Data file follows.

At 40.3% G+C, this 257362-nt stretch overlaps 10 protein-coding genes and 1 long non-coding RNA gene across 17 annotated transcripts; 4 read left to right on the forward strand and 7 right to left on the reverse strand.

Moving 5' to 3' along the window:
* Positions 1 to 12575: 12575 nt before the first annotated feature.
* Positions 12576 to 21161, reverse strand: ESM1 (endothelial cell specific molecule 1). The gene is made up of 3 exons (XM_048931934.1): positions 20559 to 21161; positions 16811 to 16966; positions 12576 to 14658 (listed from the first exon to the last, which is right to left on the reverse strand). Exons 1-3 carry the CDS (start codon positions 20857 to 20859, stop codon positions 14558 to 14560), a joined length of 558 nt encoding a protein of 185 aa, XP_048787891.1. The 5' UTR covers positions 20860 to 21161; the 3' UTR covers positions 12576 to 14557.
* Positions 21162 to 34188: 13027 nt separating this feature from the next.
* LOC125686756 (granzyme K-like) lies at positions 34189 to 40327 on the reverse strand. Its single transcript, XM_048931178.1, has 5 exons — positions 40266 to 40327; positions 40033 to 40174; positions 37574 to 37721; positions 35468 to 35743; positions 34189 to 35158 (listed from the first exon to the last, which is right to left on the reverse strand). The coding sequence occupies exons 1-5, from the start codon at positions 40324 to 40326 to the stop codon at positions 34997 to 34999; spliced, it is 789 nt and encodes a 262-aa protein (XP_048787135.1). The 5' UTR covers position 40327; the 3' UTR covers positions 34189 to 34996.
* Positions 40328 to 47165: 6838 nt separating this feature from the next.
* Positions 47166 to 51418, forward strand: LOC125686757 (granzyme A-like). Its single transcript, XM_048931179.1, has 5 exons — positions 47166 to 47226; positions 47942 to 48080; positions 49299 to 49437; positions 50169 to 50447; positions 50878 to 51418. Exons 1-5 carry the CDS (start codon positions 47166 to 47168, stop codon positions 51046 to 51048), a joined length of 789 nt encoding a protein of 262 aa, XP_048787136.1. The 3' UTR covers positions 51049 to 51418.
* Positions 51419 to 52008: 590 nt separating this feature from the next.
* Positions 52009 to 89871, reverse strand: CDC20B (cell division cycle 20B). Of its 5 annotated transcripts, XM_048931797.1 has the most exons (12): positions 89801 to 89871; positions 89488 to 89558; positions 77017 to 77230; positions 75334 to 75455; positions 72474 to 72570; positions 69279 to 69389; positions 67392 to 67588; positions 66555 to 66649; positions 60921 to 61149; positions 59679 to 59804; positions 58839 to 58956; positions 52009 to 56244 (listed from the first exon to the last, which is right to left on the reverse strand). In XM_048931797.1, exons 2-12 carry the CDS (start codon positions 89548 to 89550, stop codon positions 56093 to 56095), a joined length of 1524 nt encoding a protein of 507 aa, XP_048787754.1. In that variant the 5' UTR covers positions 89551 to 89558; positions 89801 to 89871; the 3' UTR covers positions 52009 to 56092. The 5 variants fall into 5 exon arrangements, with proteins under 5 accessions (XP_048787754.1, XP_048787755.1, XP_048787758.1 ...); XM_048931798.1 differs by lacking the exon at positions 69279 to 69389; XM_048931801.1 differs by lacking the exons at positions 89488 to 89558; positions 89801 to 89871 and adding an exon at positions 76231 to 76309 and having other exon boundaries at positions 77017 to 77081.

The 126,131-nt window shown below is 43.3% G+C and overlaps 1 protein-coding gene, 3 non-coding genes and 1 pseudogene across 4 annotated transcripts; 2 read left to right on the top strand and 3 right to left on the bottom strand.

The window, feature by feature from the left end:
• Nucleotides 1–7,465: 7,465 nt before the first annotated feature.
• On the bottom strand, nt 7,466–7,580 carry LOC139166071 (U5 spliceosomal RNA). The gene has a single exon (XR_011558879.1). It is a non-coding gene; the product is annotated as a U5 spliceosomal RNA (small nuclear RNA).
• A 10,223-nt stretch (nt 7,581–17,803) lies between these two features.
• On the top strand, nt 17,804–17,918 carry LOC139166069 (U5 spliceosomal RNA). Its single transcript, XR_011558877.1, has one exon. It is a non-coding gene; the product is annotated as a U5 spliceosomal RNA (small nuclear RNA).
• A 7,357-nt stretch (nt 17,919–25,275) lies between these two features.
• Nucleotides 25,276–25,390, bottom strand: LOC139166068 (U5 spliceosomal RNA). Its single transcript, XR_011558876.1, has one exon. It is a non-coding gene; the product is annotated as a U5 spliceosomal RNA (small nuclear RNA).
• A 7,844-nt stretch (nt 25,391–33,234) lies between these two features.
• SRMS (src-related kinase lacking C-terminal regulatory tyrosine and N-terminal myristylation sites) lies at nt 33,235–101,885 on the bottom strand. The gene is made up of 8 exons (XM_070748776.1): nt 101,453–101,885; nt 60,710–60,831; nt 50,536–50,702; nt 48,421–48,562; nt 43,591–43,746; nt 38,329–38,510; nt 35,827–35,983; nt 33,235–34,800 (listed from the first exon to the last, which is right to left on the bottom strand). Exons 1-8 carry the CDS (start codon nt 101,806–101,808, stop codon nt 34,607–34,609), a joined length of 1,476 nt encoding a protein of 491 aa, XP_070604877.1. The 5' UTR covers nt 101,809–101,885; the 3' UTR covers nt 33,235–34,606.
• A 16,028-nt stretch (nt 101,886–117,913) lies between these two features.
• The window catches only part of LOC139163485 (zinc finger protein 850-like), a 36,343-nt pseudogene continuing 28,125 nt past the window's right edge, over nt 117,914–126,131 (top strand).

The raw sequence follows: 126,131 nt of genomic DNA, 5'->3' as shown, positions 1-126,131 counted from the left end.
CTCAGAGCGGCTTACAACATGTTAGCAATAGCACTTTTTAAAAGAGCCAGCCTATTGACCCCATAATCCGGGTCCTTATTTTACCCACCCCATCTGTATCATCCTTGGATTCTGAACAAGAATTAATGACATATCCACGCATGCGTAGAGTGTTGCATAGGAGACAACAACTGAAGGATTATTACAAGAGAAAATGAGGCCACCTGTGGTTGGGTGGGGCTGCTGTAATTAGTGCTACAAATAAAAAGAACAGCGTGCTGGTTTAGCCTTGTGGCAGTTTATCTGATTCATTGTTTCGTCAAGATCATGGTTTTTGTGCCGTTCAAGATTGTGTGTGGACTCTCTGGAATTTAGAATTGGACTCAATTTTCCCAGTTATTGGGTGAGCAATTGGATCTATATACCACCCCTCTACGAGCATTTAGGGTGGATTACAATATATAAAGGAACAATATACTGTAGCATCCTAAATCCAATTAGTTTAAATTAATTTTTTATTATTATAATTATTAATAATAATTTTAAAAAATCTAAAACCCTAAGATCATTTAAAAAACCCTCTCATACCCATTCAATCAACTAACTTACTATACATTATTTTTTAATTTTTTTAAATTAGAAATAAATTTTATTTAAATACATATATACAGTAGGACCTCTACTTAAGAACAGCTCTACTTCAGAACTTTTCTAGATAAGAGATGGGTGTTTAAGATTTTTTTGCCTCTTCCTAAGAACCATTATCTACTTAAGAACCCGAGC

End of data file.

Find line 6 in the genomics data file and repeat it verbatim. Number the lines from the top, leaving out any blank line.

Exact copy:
* LOC125686756 (granzyme K-like) lies at positions 34189 to 40327 on the reverse strand. Its single transcript, XM_048931178.1, has 5 exons — positions 40266 to 40327; positions 40033 to 40174; positions 37574 to 37721; positions 35468 to 35743; positions 34189 to 35158 (listed from the first exon to the last, which is right to left on the reverse strand). The coding sequence occupies exons 1-5, from the start codon at positions 40324 to 40326 to the stop codon at positions 34997 to 34999; spliced, it is 789 nt and encodes a 262-aa protein (XP_048787135.1). The 5' UTR covers position 40327; the 3' UTR covers positions 34189 to 34996.